At times, the refusal to allow me to have this validation has felt very harsh and has been experienced as exceptionally rejecting, regardless of the intellectual understanding that this was not the intention. In the midst of therapy, I can to some degree see the value in not always providing automatic gratification, to instead look at what this need is really about. But, at the end of nearer to five years, when there soon would be no next session in which to analyse things, I don’t really understand this withholding of validation. In fact, even if it really was just about needing to be told that you’re special, what is the cost in doing that? When there is no further analysis to be done within that particular relationship? I have talked to A. about how the fact that both D. and Z. in their final sessions with me made sure I could really feel that the work we had been doing had meant something to them, too, has been really helpful. To be told that I – simply through being the unique person that I am – have had an impact on them, has had a definite positive effect on me. That is not to say that I am unable to feel good about myself without someone else reassuring me of my value, BUT –  a little positive reinforcement from someone you respect can go a long way and create rings on the water that reach very far, indeed. Just look at children who grow up with parents who validate them, and then at children whose parents actively invalidate them, and the benefit of the former becomes obvious. It is human nature to continue to grow in a healthier way as a person, if we feel valued for simply being ourselves.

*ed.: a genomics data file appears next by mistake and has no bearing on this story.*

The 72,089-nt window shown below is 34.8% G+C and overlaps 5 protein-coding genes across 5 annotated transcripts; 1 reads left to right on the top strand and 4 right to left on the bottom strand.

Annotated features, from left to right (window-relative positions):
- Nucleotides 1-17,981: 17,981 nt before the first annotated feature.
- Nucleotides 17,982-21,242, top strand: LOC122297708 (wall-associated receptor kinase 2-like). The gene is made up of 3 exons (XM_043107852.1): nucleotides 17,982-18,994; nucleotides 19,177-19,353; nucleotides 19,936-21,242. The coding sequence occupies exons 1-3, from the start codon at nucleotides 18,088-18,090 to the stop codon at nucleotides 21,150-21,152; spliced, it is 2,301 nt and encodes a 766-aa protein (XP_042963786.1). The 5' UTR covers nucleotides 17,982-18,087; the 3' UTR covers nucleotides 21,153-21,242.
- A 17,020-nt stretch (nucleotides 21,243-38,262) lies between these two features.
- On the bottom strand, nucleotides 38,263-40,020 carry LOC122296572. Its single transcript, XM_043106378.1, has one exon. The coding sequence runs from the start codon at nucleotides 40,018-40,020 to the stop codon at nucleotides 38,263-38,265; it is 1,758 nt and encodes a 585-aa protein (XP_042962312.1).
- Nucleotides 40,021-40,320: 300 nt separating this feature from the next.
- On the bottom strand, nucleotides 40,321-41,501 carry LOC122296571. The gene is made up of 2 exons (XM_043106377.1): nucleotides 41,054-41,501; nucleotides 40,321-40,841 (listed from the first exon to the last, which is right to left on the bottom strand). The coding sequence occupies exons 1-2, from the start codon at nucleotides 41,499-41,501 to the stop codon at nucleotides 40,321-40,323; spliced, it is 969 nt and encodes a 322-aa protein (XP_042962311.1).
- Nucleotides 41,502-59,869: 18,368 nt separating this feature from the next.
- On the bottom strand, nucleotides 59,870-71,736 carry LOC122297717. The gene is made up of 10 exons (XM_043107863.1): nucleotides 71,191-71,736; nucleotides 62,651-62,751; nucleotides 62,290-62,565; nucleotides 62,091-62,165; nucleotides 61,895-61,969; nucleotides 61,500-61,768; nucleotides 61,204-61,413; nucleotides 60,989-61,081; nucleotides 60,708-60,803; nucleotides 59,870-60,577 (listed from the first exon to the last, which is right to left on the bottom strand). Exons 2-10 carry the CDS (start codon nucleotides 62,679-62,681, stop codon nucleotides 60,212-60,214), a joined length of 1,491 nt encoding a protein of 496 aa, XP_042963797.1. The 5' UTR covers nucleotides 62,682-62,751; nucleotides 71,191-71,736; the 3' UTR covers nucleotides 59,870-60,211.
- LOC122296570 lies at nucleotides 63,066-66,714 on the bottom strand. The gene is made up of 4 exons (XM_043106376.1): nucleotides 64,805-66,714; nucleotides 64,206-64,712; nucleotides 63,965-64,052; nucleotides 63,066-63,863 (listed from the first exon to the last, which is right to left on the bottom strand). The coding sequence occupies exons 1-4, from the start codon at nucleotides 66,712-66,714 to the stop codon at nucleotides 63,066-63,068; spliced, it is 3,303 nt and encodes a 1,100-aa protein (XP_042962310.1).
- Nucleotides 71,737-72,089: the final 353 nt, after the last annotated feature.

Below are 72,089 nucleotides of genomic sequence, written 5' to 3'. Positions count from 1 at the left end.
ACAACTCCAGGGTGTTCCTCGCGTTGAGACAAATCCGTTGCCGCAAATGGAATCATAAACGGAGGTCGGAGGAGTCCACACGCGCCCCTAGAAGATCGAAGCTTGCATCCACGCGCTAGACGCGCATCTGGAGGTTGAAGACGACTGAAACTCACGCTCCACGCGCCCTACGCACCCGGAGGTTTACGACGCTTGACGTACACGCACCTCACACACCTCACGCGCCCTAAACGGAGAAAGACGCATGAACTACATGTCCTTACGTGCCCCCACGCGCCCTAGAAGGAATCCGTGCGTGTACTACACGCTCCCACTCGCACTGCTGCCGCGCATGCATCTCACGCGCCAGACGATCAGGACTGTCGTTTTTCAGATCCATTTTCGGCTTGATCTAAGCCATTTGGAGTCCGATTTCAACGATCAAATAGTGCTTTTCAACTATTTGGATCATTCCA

*

Today the dreaded final session finally came. At the beginning of it I used the duck to talk about the ending, and the process the duck had been part of [and – yes – I did a little analysing of the names I’d given them], and that part of it felt good. But then I sort of side-tracked myself and talked about something entirely different – something which, had this been a normal mid-therapy session, would have been very useful – but, which in the context of this being the final session felt very much like something that wouldn’t really be nearly as helpful as talking about the fact that after 429 sessions and 21,450 minutes spent together, A.’s and my relationship was about to end. At one point I tried to get back to talking about the ending by stopping myself mid-sentence and stating that ‘No, I don’t actually want to talk about that’, but as A. encouraged me to carry on, and not feeling particularly brave, I ended up using all of the precious remaining time on this side-track.

And all of a sudden, without any warning at all, A. announced that “Our time has come to an end”. Not ten minutes before actual end of session, in order to leave time and space for a proper goodbye, but at the actual end of session, with no time to spare. It’s a bad habit of A.’s, this lack of signalling that time is nearly up, and it was particularly deeply felt today.

So, I left feeling somewhat robbed of the chance to say a proper goodbye, because, really, this session was ended much like any other session, with me putting my shoes on and quickly gathering my things, ready to vacate the room for The Next Client.

Yes, I was able to look A. in the eye and say “Thank you”, and  A., in turn, said that she wished me all the best, but, even though she more than likely genuinely does wish me all the best, it sounded awkwardly formal. She tacked a “Thank you for my duck” on after that, with a little more feeling, and that helped some, but I could without a shadow of a doubt have done with another five minutes spent truly acknowledging that what has been an incredibly important relationship for me was coming to an end.

Instead, I said goodbye and walked through the door.
Knowing that I would never be coming back.

And that’s when the tears began falling.

xx